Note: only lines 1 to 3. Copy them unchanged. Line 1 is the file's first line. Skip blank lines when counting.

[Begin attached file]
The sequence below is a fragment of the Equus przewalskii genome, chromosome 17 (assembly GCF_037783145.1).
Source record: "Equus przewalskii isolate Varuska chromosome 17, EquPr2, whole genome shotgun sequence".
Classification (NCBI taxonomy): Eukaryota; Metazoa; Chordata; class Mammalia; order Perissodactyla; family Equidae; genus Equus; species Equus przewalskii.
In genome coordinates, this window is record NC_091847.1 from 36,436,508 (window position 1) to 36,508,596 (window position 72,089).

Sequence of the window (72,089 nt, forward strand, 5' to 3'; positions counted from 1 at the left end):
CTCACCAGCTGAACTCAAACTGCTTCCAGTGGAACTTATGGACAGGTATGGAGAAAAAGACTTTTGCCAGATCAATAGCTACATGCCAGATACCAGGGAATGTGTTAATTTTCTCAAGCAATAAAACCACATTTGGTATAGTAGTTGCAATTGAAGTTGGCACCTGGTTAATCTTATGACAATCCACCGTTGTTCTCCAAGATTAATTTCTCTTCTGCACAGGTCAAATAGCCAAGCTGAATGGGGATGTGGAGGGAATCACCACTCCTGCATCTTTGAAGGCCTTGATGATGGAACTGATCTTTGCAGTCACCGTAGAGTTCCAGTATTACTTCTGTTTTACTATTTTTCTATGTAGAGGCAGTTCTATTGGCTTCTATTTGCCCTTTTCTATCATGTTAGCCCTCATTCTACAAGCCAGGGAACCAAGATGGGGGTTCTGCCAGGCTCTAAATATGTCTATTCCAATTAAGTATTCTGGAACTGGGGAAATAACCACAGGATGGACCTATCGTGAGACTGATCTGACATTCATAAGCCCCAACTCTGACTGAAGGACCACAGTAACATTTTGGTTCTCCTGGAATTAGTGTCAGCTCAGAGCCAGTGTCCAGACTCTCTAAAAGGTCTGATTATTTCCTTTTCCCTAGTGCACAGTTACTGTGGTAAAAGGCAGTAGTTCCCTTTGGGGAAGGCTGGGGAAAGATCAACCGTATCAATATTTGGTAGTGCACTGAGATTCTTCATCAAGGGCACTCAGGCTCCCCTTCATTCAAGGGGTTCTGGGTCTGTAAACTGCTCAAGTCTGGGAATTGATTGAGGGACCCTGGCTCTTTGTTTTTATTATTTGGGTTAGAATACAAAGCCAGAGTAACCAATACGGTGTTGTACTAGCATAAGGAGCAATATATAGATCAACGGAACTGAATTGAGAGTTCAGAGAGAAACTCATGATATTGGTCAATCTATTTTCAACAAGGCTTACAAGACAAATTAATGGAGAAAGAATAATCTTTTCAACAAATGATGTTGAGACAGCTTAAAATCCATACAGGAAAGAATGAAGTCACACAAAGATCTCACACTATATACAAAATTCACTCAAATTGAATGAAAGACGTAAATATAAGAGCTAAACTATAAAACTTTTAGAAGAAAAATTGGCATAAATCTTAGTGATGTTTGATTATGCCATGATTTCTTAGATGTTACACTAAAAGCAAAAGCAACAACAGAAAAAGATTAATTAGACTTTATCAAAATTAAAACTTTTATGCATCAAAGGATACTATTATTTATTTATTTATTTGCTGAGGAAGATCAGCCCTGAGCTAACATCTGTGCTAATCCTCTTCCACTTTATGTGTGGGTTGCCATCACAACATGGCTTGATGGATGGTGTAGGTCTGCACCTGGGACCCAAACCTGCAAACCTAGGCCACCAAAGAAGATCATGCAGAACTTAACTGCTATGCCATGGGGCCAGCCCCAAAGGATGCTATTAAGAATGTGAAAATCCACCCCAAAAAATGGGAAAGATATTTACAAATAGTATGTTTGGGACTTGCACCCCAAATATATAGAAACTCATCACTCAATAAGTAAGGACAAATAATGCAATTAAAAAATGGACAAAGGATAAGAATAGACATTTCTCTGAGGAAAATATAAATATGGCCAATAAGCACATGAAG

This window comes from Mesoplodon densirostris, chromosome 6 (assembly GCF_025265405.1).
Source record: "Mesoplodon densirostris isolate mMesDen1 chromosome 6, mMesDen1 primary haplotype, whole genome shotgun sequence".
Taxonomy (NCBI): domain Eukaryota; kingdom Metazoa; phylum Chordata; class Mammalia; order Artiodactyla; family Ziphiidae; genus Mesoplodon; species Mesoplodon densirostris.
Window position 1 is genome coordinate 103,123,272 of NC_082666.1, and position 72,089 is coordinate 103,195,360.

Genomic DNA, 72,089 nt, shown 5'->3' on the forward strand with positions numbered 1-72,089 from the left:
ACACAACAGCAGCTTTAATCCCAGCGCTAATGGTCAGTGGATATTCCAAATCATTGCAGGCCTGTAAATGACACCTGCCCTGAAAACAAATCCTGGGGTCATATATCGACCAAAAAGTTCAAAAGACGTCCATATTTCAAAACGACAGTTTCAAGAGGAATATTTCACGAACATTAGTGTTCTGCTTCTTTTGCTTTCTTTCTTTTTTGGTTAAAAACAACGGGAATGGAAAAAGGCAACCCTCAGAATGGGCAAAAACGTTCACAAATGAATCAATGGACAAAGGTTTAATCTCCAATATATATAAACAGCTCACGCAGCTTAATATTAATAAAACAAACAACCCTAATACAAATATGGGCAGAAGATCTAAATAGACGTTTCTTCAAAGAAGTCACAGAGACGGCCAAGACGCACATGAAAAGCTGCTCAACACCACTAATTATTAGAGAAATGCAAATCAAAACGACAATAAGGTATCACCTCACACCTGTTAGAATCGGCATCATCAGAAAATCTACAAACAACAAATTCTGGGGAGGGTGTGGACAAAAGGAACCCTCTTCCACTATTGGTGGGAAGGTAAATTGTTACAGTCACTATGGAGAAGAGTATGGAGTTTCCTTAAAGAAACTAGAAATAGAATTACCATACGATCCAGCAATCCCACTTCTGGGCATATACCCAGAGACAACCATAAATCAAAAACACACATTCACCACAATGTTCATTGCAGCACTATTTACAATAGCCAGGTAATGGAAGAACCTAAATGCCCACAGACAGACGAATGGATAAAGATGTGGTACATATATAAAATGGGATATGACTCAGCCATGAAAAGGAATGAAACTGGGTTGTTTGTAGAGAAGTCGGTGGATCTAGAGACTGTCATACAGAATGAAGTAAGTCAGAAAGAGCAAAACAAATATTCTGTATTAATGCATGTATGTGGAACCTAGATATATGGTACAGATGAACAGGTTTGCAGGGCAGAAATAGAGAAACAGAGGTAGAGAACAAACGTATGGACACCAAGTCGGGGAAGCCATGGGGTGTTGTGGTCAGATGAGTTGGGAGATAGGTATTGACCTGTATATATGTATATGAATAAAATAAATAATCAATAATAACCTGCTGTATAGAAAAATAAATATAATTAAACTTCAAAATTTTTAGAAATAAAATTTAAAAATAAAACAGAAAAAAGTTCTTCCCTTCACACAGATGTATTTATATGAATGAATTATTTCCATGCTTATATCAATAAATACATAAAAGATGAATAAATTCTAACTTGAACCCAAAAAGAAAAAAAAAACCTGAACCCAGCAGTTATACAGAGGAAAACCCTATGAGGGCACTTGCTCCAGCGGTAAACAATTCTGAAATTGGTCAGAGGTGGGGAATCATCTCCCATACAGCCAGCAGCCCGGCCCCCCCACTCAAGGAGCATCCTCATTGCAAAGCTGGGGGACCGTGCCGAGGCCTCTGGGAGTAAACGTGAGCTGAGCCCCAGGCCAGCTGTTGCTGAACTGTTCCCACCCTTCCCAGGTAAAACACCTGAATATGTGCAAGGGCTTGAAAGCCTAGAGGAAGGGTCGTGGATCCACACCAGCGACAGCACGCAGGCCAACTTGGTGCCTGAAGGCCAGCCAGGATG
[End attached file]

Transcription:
The sequence below is a fragment of the Equus przewalskii genome, chromosome 17 (assembly GCF_037783145.1).
Source record: "Equus przewalskii isolate Varuska chromosome 17, EquPr2, whole genome shotgun sequence".
Classification (NCBI taxonomy): Eukaryota; Metazoa; Chordata; class Mammalia; order Perissodactyla; family Equidae; genus Equus; species Equus przewalskii.